With the exception of Merida, all of Disney’s past princesses have one thing in common: their survival depends on finding “true love” in the end, and, therefore, because of the way Disney has always defined acceptable “true loves” (men), their princesses’ survival consistently depends on a man. In Brave, Merida was the first Disney princess to challenge this; Merida does not need “true love” to save herself in the end, and she does not end up with a “true love” in Brave. The entire movie, in fact, surrounds resistance to the expectation placed on young women to find their stereotypical “true love,” Brave avoids the “true love” trap by not introducing a plausible prince for Princess Merida. Meaning, although Merida is a unique Disney princess because her happiness in the end does not depend on a man, there is no acceptable man for Merida to depend on. Thus, Brave does not actually confront the “true love” expectation Disney spent years establishing; Brave avoids it.
This is not the case in Frozen; Frozen does confront Disney’s overly simplistic and now antiquated definition of “true love.” First, one of the norms Disney established with its first princesses is a connection between “true love” and love at first sight. Often times, in Disney films, the two are interconnected. For example, Aurora (Sleeping Beauty) meets Prince Phillip once (and perhaps “once upon a dream”) before he is able to awaken her from Malificent’s evil spell with “true love’s kiss.” Frozen challenges this idea of love at first sight. In Frozen, Anna thinks she finds love at first sight simply because she wants to find love at first sight. Anna is so in love with the idea of love that she foolishly and desperately falls for (or thinks she falls for) Hans immediately. Instead of getting to know Hans, she accepts his marriage proposal and, shortly after, leaves Arendelle under his control while she chases after Elsa. Later in the film, of course, Anna learns Hans is a deceitful, self-serving liar, and realizes her impulsive and ignorant decision to trust him with her heart and land was a mistake. Frozen purposefully challenges the idea of love at first sight, highlighting the likely dangers of putting one’s heart ahead of one’s head.
Moreover, Frozen confronts how “true love” is typically defined. Up until this point, and including Brave, “true love” is a term Disney used in reference to heterosexual romantic relationships, often, but not exclusively, between a princess and a prince. And, unlike Brave, Frozen does introduce a possible “true love” for Anna who meets these standards: Kristoff. In the end, when Anna is dying, she has the opportunity to embrace Kristoff for the oh-so-traditional Disney princess ending. If Anna ran to Kristoff, “true love’s” kiss would have undoubtedly broken the magic’s curse. Yet, Anna did not run to Kristoff; Anna runs to her sister, Elsa, the very person responsible for her condition. With Elsa in trouble, Anna puts her own life aside to save her sister. The spell breaks because this act of sacrifice, although unlike how Disney has always defined “true love,” is an act of true love. Had Anna relied on Kristoff’s kiss, as princesses in the past did, Anna’s survival would have depended on a man. Instead, Anna’s survival depends on Anna; she saves herself by saving her sister. And, through Anna, Disney redefines its own definition of “true love” in princess tales.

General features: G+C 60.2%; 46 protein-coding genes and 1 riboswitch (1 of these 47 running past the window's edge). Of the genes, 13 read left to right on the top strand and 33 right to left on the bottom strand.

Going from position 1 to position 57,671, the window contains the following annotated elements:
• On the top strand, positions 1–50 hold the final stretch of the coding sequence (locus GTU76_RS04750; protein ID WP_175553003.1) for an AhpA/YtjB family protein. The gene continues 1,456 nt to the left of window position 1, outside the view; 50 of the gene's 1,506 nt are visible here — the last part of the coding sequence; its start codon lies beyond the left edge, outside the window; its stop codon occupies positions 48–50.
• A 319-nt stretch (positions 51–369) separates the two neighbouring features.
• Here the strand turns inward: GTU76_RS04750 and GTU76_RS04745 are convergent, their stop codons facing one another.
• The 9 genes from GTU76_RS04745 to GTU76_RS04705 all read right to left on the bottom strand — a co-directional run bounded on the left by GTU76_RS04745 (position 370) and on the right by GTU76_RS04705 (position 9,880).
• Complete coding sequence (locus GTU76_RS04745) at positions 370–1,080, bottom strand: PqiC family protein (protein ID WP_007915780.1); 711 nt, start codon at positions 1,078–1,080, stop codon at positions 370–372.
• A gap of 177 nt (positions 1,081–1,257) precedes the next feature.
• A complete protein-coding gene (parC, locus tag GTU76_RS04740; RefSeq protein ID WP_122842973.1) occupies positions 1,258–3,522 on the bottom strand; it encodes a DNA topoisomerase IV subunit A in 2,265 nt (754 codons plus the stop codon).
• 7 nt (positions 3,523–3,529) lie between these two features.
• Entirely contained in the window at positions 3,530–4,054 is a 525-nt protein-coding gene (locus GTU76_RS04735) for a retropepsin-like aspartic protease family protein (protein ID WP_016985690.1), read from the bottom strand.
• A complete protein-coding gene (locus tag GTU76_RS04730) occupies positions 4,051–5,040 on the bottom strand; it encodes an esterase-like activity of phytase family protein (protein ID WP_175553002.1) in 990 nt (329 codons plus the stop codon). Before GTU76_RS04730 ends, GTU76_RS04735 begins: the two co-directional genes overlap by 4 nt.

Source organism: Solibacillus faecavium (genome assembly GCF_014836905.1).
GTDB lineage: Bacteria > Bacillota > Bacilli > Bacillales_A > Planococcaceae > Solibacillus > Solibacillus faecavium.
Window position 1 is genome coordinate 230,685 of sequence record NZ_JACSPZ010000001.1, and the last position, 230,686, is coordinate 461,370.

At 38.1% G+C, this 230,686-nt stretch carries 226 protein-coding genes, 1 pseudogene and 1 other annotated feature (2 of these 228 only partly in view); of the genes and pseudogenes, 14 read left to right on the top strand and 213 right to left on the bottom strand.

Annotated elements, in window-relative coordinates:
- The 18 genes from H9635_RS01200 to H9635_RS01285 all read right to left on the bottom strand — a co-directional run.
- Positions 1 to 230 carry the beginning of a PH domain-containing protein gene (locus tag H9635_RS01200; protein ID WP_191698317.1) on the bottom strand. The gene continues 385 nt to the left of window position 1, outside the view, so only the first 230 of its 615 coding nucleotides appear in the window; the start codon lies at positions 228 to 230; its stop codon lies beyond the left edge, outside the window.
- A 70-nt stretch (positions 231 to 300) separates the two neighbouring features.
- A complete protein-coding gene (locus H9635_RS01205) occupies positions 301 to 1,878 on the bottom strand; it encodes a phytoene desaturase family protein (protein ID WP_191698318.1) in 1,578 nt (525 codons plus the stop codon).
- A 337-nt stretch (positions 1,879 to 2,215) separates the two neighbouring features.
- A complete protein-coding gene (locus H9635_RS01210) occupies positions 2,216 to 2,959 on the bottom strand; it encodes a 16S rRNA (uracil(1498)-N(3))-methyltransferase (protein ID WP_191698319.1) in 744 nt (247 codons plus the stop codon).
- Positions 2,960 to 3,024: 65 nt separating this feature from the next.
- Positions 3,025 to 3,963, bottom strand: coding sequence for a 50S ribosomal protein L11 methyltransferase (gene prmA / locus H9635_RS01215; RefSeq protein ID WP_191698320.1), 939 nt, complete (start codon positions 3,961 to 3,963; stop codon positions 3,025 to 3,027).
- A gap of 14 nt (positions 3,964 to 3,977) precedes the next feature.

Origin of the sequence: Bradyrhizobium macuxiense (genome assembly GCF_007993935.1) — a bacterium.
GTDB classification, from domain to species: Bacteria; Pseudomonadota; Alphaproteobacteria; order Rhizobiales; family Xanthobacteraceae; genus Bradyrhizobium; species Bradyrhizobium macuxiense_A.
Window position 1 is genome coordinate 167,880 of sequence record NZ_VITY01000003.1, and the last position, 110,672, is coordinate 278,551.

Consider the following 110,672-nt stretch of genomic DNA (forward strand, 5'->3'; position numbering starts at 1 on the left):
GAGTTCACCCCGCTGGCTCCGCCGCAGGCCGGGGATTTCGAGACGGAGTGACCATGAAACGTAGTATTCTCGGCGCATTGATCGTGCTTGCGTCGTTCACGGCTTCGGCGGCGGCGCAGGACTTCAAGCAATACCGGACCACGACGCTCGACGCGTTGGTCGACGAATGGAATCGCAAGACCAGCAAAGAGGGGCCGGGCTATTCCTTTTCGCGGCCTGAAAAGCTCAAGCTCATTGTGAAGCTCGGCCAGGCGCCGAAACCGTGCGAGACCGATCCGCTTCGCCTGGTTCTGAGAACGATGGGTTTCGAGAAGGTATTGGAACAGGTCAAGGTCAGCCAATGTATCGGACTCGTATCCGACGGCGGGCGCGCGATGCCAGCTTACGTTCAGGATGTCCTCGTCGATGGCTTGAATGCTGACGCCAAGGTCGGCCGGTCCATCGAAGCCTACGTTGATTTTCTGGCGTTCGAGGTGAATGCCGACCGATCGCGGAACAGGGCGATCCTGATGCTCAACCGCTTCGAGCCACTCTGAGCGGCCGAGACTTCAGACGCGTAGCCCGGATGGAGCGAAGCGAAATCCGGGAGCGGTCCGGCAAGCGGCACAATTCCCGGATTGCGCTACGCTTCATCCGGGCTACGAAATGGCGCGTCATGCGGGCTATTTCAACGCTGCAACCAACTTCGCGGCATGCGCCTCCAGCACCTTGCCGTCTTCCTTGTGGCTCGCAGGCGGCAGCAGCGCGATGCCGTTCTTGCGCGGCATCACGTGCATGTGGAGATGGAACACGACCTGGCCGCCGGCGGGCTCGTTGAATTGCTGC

One may hesitate to applaud Frozen too much through, as the idea of women needing to be sacrificial, which is promoted in Frozen’s conclusion, is problematic. However, a necessary step is taken in this film. For the countless girls and young women who watch Disney’s films and absorb their messages, Frozen finally offers women the option of not depending on a man for survival; women can save themselves and each other.
One last comment (although admittedly off-topic), regarding the backlash aimed at Disney for possible homosexual readings of Frozen (mainly by religious individuals and organizations). True, it is not a stretch to read Frozen, on a slant, as a lesbian love story between Elsa and Anna. These two are said to be sisters, yet they look nothing alike, act noting alike (to say nothing of magical powers that further separate the two). Their love and loyalty to one another endures throughout the entire film, even though social pressures and fear of “differentness” consistently force the two apart. In the end, when only love can break a magical curse, Anna’s love for Elsa breaks the spell.
A homosexual read on Frozen was not Disney’s intention, nor is it the only way to read the film; however, it is a valid read. The same way scholars slant Kate Chopin’s writing for homosexual reads, Frozen does not need to be tilted all that much to see Elsa and Anna as lesbians. Like all art, films are, and always have been, a reflection of the society that creates them. In America today, acceptance of homosexuality has greatly increased in comparison to the 1930s, 1940s, and 1950s, when early Disney princesses appeared. This acceptance still has ways to go, but increased tolerance naturally infiltrates cinema the same way all social shifts infiltrate art. And, for Disney, a company that typically releases highly prescriptive films, detailing how people, specifically women, should look, love, and behave, it is refreshing that, just maybe, Frozen is more descriptive, meaning the film, in reflecting an increased social tolerance of homosexuality, describes how people actually exist in society today instead.